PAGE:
Meet Fairfax County's storytellers, and then create your own travel story.
The country's most visited historic estate invites you visit and explore.
This Smithsonian museum is the sister facility to the museum on the National Mall.
Fairfax County has 3 totally unique light shows to help you celebrate the season!
New for 2016! The Chinese Lantern Festival at Roer's Zoofari is open through Jan. 1.
Ring in the New Year in style at one of these special events in Fairfax County.
Find a pet-friendly spot in Fairfax County!
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Next happy hour? Try some of the local breweries & brewpubs!
Browse our dining deals to save some dough on your next meal.
Try your hand at one of our local chef’s recipes.
Fly to Fairfax County!
From metro stations to hotels to attractions, find the map you need most.
Carry all there is to see and do right in the palm of your hand.
Check out our calendar of seasonal festivities happening around the region!
From Civil War battlefields to DC monuments, here's your guide to the area.
The urban center of Fairfax County, Tysons is a destination of its own.
Isaac Ingalls Stevens

Isaac Ingalls Stevens

ISAAC INGALLS STEVENS

Isaac Stevens began his military career after graduating first in his class from the United States Military Academy in 1839. He was commissioned as an Officer in the Corps of Engineers, and spent several years constructing forts in New England. He served as adjutant for the Corps of Engineers during the Mexican-American War, and served during the battles of Cerro Gordo, Contreras, Churubusco, and during the Siege of Vera Cruz.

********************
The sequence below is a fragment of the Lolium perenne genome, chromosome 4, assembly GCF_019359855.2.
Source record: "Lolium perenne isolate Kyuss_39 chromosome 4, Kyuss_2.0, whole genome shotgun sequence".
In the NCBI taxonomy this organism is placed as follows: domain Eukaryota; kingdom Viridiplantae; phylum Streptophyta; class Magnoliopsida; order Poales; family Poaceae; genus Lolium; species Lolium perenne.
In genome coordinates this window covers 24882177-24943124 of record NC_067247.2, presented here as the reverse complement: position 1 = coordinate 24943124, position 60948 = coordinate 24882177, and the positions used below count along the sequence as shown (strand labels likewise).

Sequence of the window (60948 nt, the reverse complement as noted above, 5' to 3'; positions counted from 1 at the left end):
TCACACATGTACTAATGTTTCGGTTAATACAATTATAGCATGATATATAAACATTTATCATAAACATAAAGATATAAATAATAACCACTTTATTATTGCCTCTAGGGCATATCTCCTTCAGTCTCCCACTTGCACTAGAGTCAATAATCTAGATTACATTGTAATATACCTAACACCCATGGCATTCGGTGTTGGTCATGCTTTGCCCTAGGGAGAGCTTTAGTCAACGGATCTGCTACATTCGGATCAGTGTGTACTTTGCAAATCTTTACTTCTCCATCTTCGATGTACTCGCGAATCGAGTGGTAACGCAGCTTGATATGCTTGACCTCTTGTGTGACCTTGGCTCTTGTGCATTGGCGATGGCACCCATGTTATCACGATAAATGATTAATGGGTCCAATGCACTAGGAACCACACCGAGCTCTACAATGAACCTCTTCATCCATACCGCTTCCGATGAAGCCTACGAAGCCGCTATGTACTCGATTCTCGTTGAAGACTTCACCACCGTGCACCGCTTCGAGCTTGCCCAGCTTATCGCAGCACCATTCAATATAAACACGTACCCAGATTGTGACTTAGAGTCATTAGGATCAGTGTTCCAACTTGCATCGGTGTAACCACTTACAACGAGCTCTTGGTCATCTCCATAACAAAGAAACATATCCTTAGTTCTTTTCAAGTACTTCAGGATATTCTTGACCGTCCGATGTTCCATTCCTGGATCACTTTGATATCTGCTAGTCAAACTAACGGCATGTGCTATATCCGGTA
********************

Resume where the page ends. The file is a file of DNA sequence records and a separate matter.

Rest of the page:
He received a brevet promotion to Captain, and led troops during the Battle of Chapultepec, where he received a brevet promotion to Major. He fought during the Battle of Molino del Rey, and was severely wounded at the Battle of Mexico City. After the war, he was named Governor of the Washington Territory in 1853, and was elected the territorial delegate for Congress in 1856.

At the outbreak of the Civil War, Stevens was commissioned as a Colonel of the 79th New York, known as the Highlanders. He was promoted to Brigadier General on September 28, 1861, and led troops during the Port Royal Expedition. He led a division during the Battle of Secessionville, but after suffering heavy casualties, was transferred to Virginia. He took command of the IX Corps, and led them during the Second Battle of Manassas. On September 1, 1862, Isaac Stevens was killed instantly while leading his men at the Battle of Chantilly.

He was buried in Newport, Rhode Island at Island Cemetery. In March 1863, he was posthumously promoted to major general, backdated to July 18, 1862.  Fort Stevens, located in Washington DC and part of the Civil War Defenses of Washington, was named in his honor.

Hazard Stevens, Isaac's son, was also injured in the Battle of Chantilly. He also became a general in the U.S. Army and an author, and along with P. B. Van Trump participated in the first documented ascent of Mount Rainier.

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